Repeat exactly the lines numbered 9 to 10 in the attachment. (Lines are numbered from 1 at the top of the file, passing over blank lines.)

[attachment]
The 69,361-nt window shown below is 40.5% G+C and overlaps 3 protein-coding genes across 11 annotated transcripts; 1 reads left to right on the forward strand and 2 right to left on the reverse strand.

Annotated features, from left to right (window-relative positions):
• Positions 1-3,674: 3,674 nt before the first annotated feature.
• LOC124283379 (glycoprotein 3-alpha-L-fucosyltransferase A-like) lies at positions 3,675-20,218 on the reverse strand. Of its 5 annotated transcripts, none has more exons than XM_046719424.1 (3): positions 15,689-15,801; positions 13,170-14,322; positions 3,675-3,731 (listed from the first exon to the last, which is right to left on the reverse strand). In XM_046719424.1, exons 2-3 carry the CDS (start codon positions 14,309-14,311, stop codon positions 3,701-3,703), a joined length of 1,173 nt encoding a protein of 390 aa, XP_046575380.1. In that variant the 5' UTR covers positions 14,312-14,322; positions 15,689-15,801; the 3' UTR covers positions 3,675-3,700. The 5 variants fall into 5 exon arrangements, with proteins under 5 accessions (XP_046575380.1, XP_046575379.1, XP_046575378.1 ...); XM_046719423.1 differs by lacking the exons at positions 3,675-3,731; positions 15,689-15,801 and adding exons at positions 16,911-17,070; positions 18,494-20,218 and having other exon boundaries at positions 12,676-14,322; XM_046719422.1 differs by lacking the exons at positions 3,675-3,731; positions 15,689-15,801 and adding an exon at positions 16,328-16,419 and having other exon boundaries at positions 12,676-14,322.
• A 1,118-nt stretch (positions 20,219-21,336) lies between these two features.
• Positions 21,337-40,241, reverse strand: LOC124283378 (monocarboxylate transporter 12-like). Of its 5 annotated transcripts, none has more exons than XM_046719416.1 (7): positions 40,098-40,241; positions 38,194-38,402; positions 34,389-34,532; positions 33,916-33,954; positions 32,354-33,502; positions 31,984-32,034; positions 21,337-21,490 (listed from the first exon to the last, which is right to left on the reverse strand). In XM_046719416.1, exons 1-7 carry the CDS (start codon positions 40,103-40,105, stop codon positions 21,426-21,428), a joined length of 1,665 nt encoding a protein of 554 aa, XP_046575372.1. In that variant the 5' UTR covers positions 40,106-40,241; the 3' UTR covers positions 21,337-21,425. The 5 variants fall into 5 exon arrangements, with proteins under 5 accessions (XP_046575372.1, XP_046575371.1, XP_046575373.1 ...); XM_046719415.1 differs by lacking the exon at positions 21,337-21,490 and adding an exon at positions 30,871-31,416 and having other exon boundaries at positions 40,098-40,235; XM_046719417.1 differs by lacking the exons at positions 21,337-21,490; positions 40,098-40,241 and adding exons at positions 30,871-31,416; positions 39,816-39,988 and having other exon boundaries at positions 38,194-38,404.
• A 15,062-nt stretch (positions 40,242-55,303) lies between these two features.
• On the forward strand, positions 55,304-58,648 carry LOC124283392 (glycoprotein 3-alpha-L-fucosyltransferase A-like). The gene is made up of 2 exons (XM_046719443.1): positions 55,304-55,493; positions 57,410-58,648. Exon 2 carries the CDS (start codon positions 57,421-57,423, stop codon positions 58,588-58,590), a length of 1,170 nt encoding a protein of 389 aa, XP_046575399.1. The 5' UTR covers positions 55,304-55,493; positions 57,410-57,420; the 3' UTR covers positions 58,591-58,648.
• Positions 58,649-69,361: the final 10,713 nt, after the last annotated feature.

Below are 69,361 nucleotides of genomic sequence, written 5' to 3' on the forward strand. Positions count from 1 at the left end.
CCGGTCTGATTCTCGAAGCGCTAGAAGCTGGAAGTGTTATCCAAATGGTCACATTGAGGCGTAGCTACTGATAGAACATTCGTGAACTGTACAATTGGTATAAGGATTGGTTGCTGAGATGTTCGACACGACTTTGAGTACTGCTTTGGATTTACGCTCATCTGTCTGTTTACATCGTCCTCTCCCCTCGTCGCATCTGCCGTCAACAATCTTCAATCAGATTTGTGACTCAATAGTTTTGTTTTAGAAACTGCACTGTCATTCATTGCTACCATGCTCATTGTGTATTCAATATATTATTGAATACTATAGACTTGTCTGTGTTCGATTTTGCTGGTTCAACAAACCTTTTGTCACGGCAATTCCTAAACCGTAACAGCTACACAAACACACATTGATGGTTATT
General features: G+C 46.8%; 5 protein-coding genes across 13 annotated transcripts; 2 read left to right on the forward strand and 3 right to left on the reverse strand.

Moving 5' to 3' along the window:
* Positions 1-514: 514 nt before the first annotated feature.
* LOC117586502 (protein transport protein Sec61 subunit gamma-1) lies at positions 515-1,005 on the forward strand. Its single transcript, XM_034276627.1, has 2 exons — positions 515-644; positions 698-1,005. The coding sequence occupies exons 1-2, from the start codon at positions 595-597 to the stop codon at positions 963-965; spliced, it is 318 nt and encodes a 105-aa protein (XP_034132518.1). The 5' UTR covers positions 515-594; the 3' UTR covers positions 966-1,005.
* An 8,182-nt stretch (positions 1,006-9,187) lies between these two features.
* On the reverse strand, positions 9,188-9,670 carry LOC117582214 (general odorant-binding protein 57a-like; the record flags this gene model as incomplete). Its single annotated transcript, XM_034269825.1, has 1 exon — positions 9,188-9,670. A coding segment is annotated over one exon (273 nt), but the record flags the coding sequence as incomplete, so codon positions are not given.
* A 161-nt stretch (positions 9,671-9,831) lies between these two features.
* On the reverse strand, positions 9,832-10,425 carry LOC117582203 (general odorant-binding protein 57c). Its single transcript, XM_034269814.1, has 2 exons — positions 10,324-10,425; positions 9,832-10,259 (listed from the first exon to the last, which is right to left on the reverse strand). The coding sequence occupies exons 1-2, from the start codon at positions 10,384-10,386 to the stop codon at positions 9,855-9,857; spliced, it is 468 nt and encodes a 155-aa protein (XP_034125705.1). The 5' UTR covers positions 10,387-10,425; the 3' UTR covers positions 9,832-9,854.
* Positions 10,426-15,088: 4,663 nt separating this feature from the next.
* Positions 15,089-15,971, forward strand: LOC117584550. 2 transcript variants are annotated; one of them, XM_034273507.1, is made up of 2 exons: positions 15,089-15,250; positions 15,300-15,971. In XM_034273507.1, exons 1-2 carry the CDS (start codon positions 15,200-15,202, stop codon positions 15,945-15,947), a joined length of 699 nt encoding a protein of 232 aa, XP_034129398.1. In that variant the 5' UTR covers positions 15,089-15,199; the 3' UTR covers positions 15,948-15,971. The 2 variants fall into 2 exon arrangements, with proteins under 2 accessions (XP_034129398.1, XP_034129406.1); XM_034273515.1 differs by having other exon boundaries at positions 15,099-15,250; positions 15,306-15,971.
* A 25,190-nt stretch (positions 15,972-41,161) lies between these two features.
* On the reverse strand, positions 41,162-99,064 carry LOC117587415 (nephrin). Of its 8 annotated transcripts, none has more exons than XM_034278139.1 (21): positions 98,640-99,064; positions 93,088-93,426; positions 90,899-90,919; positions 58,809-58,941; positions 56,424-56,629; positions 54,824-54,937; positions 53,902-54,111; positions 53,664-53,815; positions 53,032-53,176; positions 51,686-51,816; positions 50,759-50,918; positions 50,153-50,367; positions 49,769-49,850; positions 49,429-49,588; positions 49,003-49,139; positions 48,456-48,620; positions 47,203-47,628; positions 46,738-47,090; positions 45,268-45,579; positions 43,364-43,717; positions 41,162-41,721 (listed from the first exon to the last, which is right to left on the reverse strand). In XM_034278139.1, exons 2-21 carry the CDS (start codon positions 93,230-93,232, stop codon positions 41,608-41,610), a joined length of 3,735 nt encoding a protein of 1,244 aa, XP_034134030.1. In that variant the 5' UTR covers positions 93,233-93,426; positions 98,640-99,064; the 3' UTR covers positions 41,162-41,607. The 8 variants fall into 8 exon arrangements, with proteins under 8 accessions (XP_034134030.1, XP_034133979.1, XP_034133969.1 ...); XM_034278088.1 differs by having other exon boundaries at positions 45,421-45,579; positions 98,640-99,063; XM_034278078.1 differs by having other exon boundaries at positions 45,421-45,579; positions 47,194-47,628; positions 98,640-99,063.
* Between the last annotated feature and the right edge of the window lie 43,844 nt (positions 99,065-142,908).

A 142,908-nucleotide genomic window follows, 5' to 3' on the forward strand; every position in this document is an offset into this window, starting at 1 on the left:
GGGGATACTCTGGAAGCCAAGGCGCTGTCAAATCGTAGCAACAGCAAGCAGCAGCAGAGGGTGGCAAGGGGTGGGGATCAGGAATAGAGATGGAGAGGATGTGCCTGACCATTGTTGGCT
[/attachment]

• Positions 58,649-69,361: the final 10,713 nt, after the last annotated feature.

Below are 69,361 nucleotides of genomic sequence, written 5' to 3' on the forward strand. Positions count from 1 at the left end.